Rightly so, President Obama in going to Africa was quoted saying that, “What is needed is not strong men but strong institutions.” You can have wealth and yet it is usurped by strong men, rather than put to use for the common good by strong and through strong and democratic institutions.

But this is not an African problem. This is a worldwide problem. If you take Europe and America, we may have our differences on how we regulate the financial sector, or on the causes of the great recession, on who is going to pick up the check. However, we need to better coordinate our efforts to advance a more sustainable architecture of economic governance.

Governments and markets have linked their fate so closely together that, when the European Union agreed on the USD1 trillion stabilization fund, which was to include not only Greece but other countries such as Portugal and Spain, it announced the decision before 2am on Sunday, Sunday morning, and there was a rush to make sure that they made the decision just before 2am on Sunday, the ministers of finance, so that they could make sure that they were sending a positive message to the markets in Japan, just as they were opening on Monday.

But does that mean we need to be more authoritarian, as regimes, to be able to so quickly decide, so as to deal with the speeds that the markets work at? I would say not.

When the crisis erupted, there was a lot of grumbling that Europe should have reacted faster. But in a matter of months, the European Union has taken decisive steps to make our system of financial governance safer and sounder. In essence, Europe intervened into the markets to avert a crisis.

We have established tighter oversight of national budgets by the European Union bodies, as well as embracing transparency in our own governance system. Europe is enforcing greater transparency in the financial sector, to safeguard against future shocks.

Under new EU rules, banks will have to store more capital and get lending flowing to the real economy.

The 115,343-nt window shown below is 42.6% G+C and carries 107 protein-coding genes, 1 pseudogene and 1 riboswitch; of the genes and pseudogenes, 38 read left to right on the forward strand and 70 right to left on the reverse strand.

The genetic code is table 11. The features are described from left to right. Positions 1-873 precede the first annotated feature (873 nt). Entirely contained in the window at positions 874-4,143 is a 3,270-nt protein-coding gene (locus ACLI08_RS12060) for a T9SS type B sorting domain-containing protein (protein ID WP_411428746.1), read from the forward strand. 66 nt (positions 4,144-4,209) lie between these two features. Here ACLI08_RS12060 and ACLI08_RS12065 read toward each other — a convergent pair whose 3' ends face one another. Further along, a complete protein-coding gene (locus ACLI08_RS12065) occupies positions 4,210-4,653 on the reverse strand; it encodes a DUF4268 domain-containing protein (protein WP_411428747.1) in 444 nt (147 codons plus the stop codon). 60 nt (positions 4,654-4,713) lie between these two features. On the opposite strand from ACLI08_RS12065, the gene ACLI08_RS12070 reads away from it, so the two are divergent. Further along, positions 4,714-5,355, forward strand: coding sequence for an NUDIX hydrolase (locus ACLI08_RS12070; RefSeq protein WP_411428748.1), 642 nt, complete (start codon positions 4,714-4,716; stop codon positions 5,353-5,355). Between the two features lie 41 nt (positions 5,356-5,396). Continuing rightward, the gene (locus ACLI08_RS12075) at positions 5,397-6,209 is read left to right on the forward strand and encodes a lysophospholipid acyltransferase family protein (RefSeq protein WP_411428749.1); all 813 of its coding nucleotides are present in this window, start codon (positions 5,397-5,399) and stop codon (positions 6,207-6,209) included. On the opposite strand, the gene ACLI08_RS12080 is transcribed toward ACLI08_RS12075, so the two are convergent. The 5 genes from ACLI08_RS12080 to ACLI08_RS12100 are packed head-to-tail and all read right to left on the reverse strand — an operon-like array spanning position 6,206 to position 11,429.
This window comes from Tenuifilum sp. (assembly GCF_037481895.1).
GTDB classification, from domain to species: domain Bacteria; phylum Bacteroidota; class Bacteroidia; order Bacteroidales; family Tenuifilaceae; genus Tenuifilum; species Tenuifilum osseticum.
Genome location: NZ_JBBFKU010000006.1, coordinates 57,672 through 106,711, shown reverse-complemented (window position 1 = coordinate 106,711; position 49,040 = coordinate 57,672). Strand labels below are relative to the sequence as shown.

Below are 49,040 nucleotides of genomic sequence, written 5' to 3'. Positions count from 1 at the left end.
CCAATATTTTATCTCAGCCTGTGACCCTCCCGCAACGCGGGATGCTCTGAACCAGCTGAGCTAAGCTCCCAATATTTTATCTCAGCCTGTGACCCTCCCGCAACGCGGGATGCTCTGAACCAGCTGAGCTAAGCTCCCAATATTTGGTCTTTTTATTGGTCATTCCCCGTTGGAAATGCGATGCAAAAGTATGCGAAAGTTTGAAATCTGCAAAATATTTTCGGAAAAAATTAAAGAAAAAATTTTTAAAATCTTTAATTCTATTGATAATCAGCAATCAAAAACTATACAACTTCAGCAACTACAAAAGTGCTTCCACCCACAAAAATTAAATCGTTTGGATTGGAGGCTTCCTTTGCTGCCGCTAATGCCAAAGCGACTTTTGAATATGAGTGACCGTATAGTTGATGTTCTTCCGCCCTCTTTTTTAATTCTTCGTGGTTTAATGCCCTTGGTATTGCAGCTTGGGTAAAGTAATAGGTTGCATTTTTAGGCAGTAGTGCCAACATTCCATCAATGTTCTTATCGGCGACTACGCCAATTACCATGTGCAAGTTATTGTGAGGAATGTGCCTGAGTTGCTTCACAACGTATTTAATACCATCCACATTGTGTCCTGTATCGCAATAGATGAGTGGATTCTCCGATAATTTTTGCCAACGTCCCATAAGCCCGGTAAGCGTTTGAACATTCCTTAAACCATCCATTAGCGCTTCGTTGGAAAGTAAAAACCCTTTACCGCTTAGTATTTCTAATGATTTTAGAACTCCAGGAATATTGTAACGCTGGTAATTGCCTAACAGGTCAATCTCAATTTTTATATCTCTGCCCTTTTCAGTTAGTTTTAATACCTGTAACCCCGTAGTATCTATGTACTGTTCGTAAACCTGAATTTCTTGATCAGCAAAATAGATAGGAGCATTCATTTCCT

Hedge funds, derivatives and credit default swaps will be subject to closer scrutiny, to disincentivize reckless risk taking. Bank levies and tax on financial transactions are currently under consideration.

So I would say we should neither deify markets, nor should we demonize markets. I would say we should democratize our markets so that they work for us. If we want free markets, let us make sure that they work for free people.

The second challenge is to our welfare systems. The sovereign debt crisis in Europe is further proof that our current system of economic governance is not fit for purpose.

We have seen excessive borrowing by governments, but also reckless lending by banks. Anyone who invested with Madoff or Lehman has felt acutely the dangers inherent in pursuing short-term gains without a care for the long-term consequences.

Are our welfare systems the culprit in our sovereign debt crisis? Well, we do need to revamp them, as we have done in Greece – with great pain, but we have done it.

Aging populations, sometimes extravagant benefits for the few, illogical systems such as tying pension benefits to companies that may or may not survive: These are some of the challenges we have.

But we also are competing with other countries that are able to sustain growth without welfare systems, without providing health to their citizens, without the prospect of pensions, without any form of collective bargaining. Is this the model of society we want to emulate?